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Argentine Court rules Napalpí Massacre a crime against humanity

Argentine Court rules Napalpí Massacre a crime against humanity

Friday, May 20th 2022 – 09:28 UTC


Qom historian Juan Chico was expected to testify, but he died last year of COVID-19.

An Argentine federal court in the northern city of Resistencia Thursday found that the 1924 killing of indigenous communities constituted a crime against humanity. Although none of the perpetrators is still alive to face the consequences, the ruling is considered to be of historical proportions.

The court determined it had been “proven” that the Argentine State was responsible for crimes against humanity against the native Qom and Moqoit communities in what is now the province of Chaco.

The plaintiffs and the prosecutors agreed in classifying the Massacre as “aggravated homicide” and also as a crime of “reduction to servitude”, both classified as crimes against humanity committed within the framework of a process of genocide of the indigenous peoples.

As analysts have pointed out, it was a “trial for the truth” since it featured no defendants. Recorded testimony from the survivors and their descendants was used as evidence.

“The particularity of this trial is not only to produce a historical truth but also to make changes that humanize the Judiciary,” said Chaco Secretary of Human Rights and Gender Silvana Pérez, who acted as plaintiff in the case.

In her view, Napalpí was “a model that is not far from concentration camps or clandestine detention centers.”

Indigenous reductions are “a space of social control and disciplining through an education of submission, rejection, and discrimination, in which the right to life was violated, but also the right to culture, to freedom, to language, in short, to dignity,” she went on.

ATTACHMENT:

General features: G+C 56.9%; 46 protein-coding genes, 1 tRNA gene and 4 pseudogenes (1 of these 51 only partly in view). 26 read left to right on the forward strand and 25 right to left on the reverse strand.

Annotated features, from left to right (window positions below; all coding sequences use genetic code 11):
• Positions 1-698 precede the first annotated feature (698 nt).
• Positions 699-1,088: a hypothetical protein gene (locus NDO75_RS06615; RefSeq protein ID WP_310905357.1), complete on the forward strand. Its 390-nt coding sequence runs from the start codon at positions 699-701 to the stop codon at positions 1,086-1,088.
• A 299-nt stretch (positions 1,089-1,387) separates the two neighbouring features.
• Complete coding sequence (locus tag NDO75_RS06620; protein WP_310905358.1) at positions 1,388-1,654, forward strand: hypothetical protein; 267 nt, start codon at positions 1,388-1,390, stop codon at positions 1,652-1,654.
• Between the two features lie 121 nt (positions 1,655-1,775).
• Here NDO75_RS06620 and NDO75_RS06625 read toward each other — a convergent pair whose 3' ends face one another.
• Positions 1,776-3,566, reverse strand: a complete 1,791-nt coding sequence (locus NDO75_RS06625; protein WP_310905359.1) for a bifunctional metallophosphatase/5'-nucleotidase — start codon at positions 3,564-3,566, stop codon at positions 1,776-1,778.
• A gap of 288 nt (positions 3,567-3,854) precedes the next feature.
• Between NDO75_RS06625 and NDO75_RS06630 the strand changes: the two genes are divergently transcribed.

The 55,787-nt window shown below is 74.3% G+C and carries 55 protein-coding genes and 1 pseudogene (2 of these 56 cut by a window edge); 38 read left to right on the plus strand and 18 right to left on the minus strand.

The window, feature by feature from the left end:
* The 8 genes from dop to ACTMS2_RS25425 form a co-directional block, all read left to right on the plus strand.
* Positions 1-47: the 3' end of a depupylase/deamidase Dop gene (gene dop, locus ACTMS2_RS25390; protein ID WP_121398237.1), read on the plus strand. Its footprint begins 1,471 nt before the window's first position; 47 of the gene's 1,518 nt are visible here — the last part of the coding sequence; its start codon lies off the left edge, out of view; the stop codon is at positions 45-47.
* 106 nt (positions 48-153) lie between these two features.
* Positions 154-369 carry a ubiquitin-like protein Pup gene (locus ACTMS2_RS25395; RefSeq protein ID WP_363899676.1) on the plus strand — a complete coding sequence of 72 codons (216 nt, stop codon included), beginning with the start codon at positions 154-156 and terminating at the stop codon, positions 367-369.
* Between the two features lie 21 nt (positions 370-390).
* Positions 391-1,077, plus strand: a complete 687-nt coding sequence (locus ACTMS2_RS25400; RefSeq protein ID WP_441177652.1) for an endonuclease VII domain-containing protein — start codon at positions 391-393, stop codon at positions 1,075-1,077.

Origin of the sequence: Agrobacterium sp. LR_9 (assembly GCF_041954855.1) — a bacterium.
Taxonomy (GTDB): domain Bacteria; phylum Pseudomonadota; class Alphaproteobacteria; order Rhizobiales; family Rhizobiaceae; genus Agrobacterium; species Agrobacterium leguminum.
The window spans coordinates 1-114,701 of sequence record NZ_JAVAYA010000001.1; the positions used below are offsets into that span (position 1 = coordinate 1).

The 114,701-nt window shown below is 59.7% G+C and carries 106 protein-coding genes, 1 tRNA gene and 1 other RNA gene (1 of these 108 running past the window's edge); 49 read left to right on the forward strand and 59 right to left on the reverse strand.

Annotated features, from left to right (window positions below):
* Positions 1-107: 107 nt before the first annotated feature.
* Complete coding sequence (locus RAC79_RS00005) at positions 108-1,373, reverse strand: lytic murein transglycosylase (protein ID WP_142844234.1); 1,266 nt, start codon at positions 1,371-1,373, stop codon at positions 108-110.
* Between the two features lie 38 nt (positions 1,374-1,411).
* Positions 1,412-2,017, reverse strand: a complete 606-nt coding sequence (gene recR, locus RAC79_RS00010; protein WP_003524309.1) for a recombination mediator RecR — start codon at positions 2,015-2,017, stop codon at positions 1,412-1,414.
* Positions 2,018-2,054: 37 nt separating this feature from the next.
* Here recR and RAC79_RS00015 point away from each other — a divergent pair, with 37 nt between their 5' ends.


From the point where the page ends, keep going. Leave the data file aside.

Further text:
Attorney Diulio Ramírez, who also represented the plaintiffs’ request for reparations, explained how the Nation “murdered and reduced to servitude” communities that accompanied historical processes led by national heroes such as Generals José de San Martín, Manuel Belgrano, and Martín Güemes. Ramírez also claimed members of these communities had fought in the 1982 Malvinas War.

“The native peoples who were victims of events such as the Napalpí Massacre were the same ones who accompanied San Martin and Belgrano, who integrated the guerrillas of Güemes in the gaucho war, and of José Artigas, that is to say, the ‘Indian’ contributed to the liberation of our country and South America”, he reflected.

“Closer in time we can say that we have 48 Qom and Wichi soldiers and 52 Mapuche soldiers who participated in Malvinas and gave their blood for this country, but the Nation paid them very badly,” he underlined.

Plaintiffs and prosecutors agreed to classify the Massacre as “aggravated homicide” and also as a crime of “reduction to servitude”, both deemed crimes against humanity committed within the framework of a process of genocide of the indigenous peoples.